Afterschool Snacks and Suppers: Child and Adult Care Food Program (CACFP)


  • The At-Risk Afterschool Meal Program helps students get the nutritious meals they need in a safe, supervised location.  For many students, this is their only opportunity to access a healthy meal after the school day ends.  The standards for suppers and snacks served in the Child and Adult Care Food Program (CACFP) are based on the Dietary Guidelines for Americans, science-based recommendations made by the National Academy of Medicine, cost and practical considerations, and stakeholder's input.


    • Each supper is served with a variety of fruits and vegetables.
    • Incorporate seasonal and locally produced foods into meals.
    • Always provide at least two servings of whole grain-rich grains per day.
    • Only unflavored milk is offered on the menu to limit added sugar.
  • Civil RightsCivil Rights
    The U.S. Department of Agriculture (USDA) requires that any program receiving federal financial assistance provide annual training to its staff on civil rights.  Specifically, USDA states that all 'frontline" staff who work with or assist program applicants or participants are required to receive civil rights training as well as those persons who supervise 'frontline" staff.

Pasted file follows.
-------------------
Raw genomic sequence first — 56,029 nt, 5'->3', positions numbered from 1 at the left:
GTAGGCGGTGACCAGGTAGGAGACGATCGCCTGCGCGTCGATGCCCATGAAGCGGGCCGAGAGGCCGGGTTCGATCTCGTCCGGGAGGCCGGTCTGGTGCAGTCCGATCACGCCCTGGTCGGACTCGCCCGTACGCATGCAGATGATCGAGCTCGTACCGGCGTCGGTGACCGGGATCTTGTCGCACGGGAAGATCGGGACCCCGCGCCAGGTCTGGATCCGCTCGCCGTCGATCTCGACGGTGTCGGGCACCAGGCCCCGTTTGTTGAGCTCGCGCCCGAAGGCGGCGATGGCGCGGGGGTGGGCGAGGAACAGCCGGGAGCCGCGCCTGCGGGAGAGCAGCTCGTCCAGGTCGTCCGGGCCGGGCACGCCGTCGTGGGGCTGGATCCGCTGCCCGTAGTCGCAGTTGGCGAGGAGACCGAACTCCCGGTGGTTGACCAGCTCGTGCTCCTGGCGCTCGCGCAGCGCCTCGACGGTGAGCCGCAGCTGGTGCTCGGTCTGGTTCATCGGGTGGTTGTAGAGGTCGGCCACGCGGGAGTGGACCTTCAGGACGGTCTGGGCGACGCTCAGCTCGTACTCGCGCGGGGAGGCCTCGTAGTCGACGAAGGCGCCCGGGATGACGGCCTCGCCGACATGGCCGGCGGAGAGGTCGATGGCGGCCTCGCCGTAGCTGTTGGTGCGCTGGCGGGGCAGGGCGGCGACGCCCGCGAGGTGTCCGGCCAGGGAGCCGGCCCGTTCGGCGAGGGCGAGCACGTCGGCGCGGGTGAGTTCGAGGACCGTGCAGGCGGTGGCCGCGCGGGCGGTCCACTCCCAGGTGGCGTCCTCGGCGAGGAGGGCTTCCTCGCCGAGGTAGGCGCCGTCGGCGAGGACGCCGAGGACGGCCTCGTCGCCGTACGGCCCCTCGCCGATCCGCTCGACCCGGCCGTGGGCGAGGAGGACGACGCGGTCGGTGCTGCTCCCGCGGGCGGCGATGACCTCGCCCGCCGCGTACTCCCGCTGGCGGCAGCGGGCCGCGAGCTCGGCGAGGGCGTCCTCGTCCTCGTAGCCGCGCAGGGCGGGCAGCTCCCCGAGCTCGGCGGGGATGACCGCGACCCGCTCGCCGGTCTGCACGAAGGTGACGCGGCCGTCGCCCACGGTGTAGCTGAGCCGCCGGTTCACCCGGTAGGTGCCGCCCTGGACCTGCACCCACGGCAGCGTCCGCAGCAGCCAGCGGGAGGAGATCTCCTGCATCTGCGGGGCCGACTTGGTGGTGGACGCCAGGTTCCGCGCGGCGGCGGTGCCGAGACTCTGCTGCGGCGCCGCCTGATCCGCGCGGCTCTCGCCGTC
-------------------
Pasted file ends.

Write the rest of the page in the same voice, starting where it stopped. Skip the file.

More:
Training is required so that people involved in all levels of program administration understand civil rights related laws, procedures and directives.

    Click here to read the CACFP Civil Rights Training or click here to view the Civil Rights Training (45 minutes)

    Click here to read the Offer vs. Serve Training


    Frequently asked

    CACFP questions

  • Ran out of food

  • Cooler temperature is higher than 41

  • Allergy Concerns

  • Missing a component